I already talked about why you should consider financial independence but I think I need to go deeper and talk about the Money On FIRE way.
It comes to down to this:
The less you spend, the less you need to work.
And the less you need to work the more freedom you have to do what will make you happy.
Instead of battling through the never-ending cycle of working more to pay off your credit card, which you used to buy a holiday because you were feeling stressed from work, the debt from which causes more stress so you need more treats and holidays and nights to keep you going which you pay for with your savings.
How about we say fuck that, hit the brakes, and get off the hamster wheel.
Let’s not look to more stuff to make us happy, let’s look for interesting work that we enjoy, more time to spend with friends and family, more time for hobbies and exploring the outdoors and getting fit and all the other good stuff which actually makes you happy.
Because even though buying some designer clothes (or any other unnecessary purchase) might feel good at the time, you get the burst of excitement from doing it but it fades and you get used it. Then you need to do it again to re-find that happiness. Doubly bad if you bought it on a credit card and then need to pay it off every month, that stress is definitely not worth it compared to the small amount of joy buying it brought you.
Let’s stick up our middle fingers everytime we see something that can be bought on finance, or someone boasting about spending all their money on a night out.
Screw all those people and create our own lives of joy and freedom away from the consumerism hamster wheel and on our own terms. And you’re going to do this by learning to be frugal, saving your money and maybe earning some more money along the way.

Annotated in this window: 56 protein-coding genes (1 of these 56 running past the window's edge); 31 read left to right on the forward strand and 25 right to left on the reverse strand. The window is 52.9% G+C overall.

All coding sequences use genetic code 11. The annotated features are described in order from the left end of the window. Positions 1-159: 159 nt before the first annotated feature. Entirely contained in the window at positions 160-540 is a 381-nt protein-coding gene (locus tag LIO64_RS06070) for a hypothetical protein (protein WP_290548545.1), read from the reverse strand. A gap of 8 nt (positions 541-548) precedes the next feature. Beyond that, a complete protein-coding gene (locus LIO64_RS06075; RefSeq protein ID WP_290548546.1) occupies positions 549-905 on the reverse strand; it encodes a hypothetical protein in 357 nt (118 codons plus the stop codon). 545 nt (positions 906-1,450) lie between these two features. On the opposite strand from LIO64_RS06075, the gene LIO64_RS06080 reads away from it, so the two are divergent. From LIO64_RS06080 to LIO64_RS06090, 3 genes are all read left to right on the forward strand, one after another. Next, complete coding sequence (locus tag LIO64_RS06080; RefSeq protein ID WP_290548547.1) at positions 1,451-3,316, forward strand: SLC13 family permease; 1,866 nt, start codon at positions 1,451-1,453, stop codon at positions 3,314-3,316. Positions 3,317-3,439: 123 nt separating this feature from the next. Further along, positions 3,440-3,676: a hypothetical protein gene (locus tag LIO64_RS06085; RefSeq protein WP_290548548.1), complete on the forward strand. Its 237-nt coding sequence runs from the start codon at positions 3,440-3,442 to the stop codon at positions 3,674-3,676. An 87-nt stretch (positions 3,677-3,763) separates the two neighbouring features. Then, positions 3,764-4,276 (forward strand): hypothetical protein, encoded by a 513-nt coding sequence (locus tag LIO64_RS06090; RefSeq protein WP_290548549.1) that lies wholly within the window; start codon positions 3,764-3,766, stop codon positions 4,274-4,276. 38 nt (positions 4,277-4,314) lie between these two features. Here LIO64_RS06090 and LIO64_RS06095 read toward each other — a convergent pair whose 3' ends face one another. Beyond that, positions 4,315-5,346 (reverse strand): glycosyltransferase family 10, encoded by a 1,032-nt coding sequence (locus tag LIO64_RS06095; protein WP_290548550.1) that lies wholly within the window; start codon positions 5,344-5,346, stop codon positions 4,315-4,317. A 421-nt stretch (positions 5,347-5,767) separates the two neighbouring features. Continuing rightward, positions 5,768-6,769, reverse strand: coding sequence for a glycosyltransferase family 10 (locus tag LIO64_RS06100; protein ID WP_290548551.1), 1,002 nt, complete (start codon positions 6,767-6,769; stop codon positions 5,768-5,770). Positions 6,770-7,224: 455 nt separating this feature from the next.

Bill Watterson, the author and creator of Calvin and Hobbes gave a commencement speech many years ago and talked about a lot of the same things we love here at Money On FIRE.
“Creating a life that reflects your values and satisfies your soul is a rare achievement. In a culture that relentlessly promotes avarice and excess as the good life, a person happy doing his own work is usually considered an eccentric, if not a subversive.
Ambition is only understood if it’s to rise to the top of some imaginary ladder of success. Someone who takes an undemanding job because it affords him the time to pursue other interests and activities is considered a flake. A person who abandons a career in order to stay home and raise children is considered not to be living up to his potential-as if a job title and salary are the sole measure of human worth.
You’ll be told in a hundred ways, some subtle and some not, to keep climbing, and never be satisfied with where you are, who you are, and what you’re doing. There are a million ways to sell yourself out, and I guarantee you’ll hear about them.
To invent your own life’s meaning is not easy, but it’s still allowed, and I think you’ll be happier for the trouble.”
Are you ready for the challenge?